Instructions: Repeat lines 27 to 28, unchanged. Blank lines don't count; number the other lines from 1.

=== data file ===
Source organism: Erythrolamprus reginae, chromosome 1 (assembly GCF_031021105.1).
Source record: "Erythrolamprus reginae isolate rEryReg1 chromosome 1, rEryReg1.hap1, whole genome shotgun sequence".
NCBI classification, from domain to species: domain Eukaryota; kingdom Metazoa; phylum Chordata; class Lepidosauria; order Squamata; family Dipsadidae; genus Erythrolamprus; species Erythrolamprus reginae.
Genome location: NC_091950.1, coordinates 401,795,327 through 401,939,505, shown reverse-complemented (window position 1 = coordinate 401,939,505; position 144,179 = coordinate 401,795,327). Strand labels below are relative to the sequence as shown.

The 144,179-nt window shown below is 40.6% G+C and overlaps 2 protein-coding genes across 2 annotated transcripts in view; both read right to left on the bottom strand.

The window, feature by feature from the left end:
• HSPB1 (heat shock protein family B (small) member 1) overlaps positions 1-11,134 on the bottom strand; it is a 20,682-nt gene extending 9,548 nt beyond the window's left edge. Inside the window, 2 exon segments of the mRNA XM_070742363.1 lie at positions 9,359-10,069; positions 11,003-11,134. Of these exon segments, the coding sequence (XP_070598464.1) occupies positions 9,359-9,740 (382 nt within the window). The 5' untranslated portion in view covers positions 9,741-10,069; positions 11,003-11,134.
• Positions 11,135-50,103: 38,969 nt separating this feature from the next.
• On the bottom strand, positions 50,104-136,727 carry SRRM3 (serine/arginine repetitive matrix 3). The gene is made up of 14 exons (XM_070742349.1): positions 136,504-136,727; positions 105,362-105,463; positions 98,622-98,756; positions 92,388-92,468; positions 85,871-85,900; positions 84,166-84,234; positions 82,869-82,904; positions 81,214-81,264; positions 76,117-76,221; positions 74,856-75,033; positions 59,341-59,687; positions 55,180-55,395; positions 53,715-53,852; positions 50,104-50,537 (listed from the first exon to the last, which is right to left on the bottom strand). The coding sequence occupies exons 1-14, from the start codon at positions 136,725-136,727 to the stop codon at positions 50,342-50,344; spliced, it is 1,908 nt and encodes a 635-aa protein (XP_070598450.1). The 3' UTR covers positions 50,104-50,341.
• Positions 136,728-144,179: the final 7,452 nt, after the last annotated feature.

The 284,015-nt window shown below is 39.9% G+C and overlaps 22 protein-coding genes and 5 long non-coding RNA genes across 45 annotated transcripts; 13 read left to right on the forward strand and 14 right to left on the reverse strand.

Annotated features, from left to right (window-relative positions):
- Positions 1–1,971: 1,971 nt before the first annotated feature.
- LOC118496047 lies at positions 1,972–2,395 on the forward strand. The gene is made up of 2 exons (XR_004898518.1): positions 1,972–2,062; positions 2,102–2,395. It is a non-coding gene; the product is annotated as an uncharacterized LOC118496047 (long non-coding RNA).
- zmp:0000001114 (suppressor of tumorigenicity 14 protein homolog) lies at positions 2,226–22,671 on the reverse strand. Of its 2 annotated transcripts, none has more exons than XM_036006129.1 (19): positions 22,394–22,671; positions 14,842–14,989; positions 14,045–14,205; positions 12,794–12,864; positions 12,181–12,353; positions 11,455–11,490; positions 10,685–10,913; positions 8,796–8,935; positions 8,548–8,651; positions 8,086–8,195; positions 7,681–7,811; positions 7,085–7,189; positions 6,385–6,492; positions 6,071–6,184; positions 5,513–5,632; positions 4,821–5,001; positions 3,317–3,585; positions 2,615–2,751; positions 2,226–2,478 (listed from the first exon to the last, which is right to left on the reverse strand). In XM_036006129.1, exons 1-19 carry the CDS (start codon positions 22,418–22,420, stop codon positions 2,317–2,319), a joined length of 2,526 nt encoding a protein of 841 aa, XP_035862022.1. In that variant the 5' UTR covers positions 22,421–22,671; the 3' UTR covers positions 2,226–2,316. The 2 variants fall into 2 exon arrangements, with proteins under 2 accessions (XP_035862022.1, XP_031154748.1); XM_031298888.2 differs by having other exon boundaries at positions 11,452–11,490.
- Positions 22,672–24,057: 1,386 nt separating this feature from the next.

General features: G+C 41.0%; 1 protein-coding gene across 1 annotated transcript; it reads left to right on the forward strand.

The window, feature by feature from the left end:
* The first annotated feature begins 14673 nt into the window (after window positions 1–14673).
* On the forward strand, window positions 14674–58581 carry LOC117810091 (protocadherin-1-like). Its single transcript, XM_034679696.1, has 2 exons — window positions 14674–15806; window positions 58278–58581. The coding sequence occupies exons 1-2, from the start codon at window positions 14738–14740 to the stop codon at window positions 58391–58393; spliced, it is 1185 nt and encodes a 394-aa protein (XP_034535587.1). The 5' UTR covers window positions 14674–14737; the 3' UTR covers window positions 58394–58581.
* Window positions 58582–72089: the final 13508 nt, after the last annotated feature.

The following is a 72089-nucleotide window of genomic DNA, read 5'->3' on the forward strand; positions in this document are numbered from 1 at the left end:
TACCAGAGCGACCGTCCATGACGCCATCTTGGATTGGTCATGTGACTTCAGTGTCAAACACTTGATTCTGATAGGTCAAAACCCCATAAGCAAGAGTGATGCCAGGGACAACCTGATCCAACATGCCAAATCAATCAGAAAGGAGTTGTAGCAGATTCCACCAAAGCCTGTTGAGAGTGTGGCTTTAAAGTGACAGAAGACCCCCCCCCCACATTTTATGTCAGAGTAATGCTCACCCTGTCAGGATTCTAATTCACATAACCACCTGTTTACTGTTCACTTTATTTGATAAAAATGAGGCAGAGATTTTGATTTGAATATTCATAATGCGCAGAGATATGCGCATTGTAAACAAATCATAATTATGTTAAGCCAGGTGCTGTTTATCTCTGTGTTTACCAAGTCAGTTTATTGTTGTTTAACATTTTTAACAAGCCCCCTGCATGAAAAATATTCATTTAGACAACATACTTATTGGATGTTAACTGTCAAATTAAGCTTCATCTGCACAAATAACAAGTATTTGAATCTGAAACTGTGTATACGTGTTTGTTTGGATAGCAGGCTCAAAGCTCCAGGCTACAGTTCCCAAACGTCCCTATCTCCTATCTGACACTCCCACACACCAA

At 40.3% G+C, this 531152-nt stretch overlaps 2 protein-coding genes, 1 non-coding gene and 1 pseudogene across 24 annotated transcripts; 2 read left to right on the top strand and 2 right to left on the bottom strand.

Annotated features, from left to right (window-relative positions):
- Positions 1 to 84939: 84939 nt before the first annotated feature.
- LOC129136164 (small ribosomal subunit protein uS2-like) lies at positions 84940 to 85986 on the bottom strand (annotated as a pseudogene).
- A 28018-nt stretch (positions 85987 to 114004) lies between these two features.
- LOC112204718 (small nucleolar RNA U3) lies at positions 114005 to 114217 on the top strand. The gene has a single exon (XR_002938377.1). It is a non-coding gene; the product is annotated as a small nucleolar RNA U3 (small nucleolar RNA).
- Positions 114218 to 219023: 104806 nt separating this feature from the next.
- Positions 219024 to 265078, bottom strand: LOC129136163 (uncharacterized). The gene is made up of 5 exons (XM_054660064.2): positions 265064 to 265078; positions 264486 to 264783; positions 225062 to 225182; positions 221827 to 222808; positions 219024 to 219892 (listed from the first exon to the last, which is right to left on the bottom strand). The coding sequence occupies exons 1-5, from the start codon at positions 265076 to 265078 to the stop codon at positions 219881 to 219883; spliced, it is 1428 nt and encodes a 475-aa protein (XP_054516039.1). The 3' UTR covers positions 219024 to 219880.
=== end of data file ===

- LOC129136164 (small ribosomal subunit protein uS2-like) lies at positions 84940 to 85986 on the bottom strand (annotated as a pseudogene).
- A 28018-nt stretch (positions 85987 to 114004) lies between these two features.